I honestly don't think I have pretended to read a book--unless it was something for high school. I don't really care too much what people might think of the books I've read or not read.
 
Book you're an evangelist for:
 
Most recently, it would have to be Moby-Dick by Herman Melville. Hardly an original choice, I know, but what an amazing novel. I tried reading it when I was younger and didn't get very far, but tried again late last year and was amazed by it. So deeply strange, so involving, so wild in genre and spirit and containing so many profound, beautiful images and lines. The chapter "The Grand Armada," in which the Pequod encounters a group of whale calves nursing at their mothers with their eyes gazing upwards, "as if leading two different lives at the time; and while yet drawing mortal nourishment, be still spiritually feasting upon some unearthly reminiscence" haunts me almost daily.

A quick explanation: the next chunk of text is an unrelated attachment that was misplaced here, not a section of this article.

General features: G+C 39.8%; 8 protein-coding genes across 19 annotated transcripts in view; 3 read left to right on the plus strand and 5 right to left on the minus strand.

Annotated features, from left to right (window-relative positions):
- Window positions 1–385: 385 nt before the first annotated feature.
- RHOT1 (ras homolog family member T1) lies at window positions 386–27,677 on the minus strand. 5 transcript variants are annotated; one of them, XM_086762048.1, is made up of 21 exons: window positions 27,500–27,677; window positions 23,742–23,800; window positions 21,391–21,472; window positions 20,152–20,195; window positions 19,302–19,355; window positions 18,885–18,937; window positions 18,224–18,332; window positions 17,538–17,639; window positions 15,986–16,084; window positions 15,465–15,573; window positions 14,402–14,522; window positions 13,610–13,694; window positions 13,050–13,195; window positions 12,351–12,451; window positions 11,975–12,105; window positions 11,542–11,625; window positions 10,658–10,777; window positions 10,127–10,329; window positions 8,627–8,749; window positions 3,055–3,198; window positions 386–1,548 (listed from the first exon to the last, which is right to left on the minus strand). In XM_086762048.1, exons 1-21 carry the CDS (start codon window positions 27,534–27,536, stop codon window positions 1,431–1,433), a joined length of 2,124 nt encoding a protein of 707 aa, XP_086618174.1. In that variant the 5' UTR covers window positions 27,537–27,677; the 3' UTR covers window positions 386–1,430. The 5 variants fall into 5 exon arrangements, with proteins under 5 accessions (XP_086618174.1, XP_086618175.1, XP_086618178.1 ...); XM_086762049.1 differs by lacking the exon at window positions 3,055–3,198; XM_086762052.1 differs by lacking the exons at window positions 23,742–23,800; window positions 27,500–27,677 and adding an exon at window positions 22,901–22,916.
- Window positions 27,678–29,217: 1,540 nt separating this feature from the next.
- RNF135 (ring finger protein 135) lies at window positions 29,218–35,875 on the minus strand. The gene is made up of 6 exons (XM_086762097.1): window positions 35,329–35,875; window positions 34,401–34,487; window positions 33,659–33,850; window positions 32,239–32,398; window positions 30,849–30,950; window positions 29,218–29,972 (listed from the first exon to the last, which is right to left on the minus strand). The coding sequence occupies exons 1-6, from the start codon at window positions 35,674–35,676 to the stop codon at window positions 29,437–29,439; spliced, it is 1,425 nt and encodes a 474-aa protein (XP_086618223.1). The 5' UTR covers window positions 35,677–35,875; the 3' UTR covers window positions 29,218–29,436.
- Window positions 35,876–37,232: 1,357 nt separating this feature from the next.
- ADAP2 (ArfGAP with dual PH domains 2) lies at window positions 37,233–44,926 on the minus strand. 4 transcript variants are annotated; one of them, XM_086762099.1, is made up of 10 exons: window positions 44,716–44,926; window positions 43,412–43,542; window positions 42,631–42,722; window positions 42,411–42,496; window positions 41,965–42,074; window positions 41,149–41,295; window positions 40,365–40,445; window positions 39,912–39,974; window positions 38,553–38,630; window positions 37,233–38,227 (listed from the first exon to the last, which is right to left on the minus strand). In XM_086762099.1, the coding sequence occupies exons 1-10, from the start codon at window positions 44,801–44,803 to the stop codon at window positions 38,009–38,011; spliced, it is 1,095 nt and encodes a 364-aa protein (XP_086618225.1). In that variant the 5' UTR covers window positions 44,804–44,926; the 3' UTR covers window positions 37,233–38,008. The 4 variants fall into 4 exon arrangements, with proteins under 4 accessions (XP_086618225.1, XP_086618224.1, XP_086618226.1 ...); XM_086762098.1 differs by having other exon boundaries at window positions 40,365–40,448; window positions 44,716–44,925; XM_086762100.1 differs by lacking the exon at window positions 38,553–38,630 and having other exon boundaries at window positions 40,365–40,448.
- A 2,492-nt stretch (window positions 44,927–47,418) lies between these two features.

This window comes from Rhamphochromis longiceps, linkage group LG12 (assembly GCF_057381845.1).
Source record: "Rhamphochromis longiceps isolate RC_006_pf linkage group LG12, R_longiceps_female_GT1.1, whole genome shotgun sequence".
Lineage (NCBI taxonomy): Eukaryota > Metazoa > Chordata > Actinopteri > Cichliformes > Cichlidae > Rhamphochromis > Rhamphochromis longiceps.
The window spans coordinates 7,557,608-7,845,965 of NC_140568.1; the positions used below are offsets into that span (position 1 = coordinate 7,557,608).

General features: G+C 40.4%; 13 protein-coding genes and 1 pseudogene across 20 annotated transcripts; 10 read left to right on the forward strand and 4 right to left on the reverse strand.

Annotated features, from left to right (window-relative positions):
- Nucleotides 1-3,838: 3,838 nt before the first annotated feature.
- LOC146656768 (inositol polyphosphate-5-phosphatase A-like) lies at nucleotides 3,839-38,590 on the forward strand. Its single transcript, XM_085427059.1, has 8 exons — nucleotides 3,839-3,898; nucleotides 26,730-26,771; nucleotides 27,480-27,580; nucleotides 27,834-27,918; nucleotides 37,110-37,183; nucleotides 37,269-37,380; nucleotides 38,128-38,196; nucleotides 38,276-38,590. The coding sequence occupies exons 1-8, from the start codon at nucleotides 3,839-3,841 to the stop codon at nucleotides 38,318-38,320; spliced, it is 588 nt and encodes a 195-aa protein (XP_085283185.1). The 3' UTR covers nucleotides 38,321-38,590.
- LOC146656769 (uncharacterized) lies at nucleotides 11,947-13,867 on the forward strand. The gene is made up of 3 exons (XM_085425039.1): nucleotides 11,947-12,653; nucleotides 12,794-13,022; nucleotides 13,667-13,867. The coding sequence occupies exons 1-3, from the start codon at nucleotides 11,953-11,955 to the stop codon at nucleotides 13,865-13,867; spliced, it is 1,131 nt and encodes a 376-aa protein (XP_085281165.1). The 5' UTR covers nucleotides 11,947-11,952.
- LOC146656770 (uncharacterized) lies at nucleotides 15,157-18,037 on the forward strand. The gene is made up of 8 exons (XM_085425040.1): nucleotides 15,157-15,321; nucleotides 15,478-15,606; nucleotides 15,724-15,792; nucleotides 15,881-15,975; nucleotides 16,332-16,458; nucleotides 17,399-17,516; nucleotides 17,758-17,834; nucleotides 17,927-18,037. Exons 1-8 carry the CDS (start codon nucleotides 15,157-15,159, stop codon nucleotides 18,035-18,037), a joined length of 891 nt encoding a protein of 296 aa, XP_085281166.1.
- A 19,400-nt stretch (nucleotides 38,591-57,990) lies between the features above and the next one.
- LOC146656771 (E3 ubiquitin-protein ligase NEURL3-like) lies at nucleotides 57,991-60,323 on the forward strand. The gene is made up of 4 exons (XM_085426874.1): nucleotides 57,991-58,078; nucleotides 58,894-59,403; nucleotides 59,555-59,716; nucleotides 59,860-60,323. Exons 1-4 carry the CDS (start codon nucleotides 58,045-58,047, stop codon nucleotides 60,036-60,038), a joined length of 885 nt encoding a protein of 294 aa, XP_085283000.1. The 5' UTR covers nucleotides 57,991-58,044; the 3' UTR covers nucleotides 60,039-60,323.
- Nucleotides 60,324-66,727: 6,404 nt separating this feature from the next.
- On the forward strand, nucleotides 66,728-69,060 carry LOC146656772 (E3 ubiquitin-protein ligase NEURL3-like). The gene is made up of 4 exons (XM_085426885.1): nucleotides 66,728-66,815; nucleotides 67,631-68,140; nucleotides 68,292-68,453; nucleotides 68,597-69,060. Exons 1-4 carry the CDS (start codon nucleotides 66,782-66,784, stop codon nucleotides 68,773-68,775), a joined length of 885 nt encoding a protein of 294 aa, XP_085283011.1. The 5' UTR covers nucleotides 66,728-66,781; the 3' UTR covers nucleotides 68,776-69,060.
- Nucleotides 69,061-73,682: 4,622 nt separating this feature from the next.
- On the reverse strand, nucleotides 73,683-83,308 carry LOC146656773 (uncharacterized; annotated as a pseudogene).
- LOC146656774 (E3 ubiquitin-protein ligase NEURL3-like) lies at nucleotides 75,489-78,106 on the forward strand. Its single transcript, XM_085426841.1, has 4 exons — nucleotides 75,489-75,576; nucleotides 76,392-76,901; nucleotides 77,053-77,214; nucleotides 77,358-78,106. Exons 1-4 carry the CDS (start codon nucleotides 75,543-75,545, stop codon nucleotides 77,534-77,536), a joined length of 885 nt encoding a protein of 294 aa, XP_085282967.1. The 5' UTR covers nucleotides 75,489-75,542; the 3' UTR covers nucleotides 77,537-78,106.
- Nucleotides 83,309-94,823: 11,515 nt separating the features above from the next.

Book you've bought for the cover:
 
I recently bought an early edition of the prolific French writer George Simenon's Maigret and the Young Girl that features a wonderful noirish cover of our eponymous hero in a trench coat lurking in the shadows.
 
Book you hid from your parents:
 
Lolita.
 
Book that changed your life:
 
I think Charles Dickens's Great Expectations changed my life in some ways. My mother read it to me when I was around 11 or 12 years old and although I didn't understand it at the time, it is easy for me to see now the ways in which it has influenced and become embedded in my own imagination. The ruined lives, the gothic overtones, the vivid characters both major and minor and the accumulation of detail are all things I still look for and find immensely satisfying in the novels I read now.